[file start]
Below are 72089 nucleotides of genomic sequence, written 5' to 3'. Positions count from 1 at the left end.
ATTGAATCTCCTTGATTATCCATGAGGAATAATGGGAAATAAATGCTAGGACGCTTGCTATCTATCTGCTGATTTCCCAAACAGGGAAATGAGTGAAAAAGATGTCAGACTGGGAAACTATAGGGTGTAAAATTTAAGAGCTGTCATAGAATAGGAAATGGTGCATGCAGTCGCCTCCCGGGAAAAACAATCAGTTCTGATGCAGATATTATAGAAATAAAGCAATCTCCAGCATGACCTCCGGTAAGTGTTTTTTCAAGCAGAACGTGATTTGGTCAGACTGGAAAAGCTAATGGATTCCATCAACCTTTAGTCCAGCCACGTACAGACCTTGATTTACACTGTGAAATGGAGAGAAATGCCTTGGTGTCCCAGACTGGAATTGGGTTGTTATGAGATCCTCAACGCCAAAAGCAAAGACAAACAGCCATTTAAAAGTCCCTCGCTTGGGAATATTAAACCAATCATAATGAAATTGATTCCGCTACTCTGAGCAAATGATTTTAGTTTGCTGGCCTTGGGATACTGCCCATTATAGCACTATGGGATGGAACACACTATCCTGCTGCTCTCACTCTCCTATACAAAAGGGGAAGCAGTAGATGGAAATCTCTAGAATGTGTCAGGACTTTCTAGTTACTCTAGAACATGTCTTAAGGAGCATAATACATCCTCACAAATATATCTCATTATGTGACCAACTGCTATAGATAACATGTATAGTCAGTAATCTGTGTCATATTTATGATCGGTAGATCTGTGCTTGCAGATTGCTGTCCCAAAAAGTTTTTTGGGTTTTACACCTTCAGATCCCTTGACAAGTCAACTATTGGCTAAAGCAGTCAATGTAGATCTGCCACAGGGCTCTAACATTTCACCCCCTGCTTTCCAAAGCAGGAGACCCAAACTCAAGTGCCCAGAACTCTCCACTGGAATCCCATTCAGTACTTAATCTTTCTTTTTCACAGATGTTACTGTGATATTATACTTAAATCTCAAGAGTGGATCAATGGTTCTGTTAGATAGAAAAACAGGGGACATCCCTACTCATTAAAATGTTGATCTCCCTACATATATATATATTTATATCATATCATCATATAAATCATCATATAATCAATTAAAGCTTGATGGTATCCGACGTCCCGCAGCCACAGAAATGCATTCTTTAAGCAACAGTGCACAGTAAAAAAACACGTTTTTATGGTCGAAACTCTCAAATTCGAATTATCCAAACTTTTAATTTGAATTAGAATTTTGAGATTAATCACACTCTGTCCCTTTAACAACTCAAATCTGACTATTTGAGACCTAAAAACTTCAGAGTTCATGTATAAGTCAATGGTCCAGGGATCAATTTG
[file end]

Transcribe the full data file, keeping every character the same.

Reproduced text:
Below are 72089 nucleotides of genomic sequence, written 5' to 3'. Positions count from 1 at the left end.
ATTGAATCTCCTTGATTATCCATGAGGAATAATGGGAAATAAATGCTAGGACGCTTGCTATCTATCTGCTGATTTCCCAAACAGGGAAATGAGTGAAAAAGATGTCAGACTGGGAAACTATAGGGTGTAAAATTTAAGAGCTGTCATAGAATAGGAAATGGTGCATGCAGTCGCCTCCCGGGAAAAACAATCAGTTCTGATGCAGATATTATAGAAATAAAGCAATCTCCAGCATGACCTCCGGTAAGTGTTTTTTCAAGCAGAACGTGATTTGGTCAGACTGGAAAAGCTAATGGATTCCATCAACCTTTAGTCCAGCCACGTACAGACCTTGATTTACACTGTGAAATGGAGAGAAATGCCTTGGTGTCCCAGACTGGAATTGGGTTGTTATGAGATCCTCAACGCCAAAAGCAAAGACAAACAGCCATTTAAAAGTCCCTCGCTTGGGAATATTAAACCAATCATAATGAAATTGATTCCGCTACTCTGAGCAAATGATTTTAGTTTGCTGGCCTTGGGATACTGCCCATTATAGCACTATGGGATGGAACACACTATCCTGCTGCTCTCACTCTCCTATACAAAAGGGGAAGCAGTAGATGGAAATCTCTAGAATGTGTCAGGACTTTCTAGTTACTCTAGAACATGTCTTAAGGAGCATAATACATCCTCACAAATATATCTCATTATGTGACCAACTGCTATAGATAACATGTATAGTCAGTAATCTGTGTCATATTTATGATCGGTAGATCTGTGCTTGCAGATTGCTGTCCCAAAAAGTTTTTTGGGTTTTACACCTTCAGATCCCTTGACAAGTCAACTATTGGCTAAAGCAGTCAATGTAGATCTGCCACAGGGCTCTAACATTTCACCCCCTGCTTTCCAAAGCAGGAGACCCAAACTCAAGTGCCCAGAACTCTCCACTGGAATCCCATTCAGTACTTAATCTTTCTTTTTCACAGATGTTACTGTGATATTATACTTAAATCTCAAGAGTGGATCAATGGTTCTGTTAGATAGAAAAACAGGGGACATCCCTACTCATTAAAATGTTGATCTCCCTACATATATATATATTTATATCATATCATCATATAAATCATCATATAATCAATTAAAGCTTGATGGTATCCGACGTCCCGCAGCCACAGAAATGCATTCTTTAAGCAACAGTGCACAGTAAAAAAACACGTTTTTATGGTCGAAACTCTCAAATTCGAATTATCCAAACTTTTAATTTGAATTAGAATTTTGAGATTAATCACACTCTGTCCCTTTAACAACTCAAATCTGACTATTTGAGACCTAAAAACTTCAGAGTTCATGTATAAGTCAATGGTCCAGGGATCAATTTG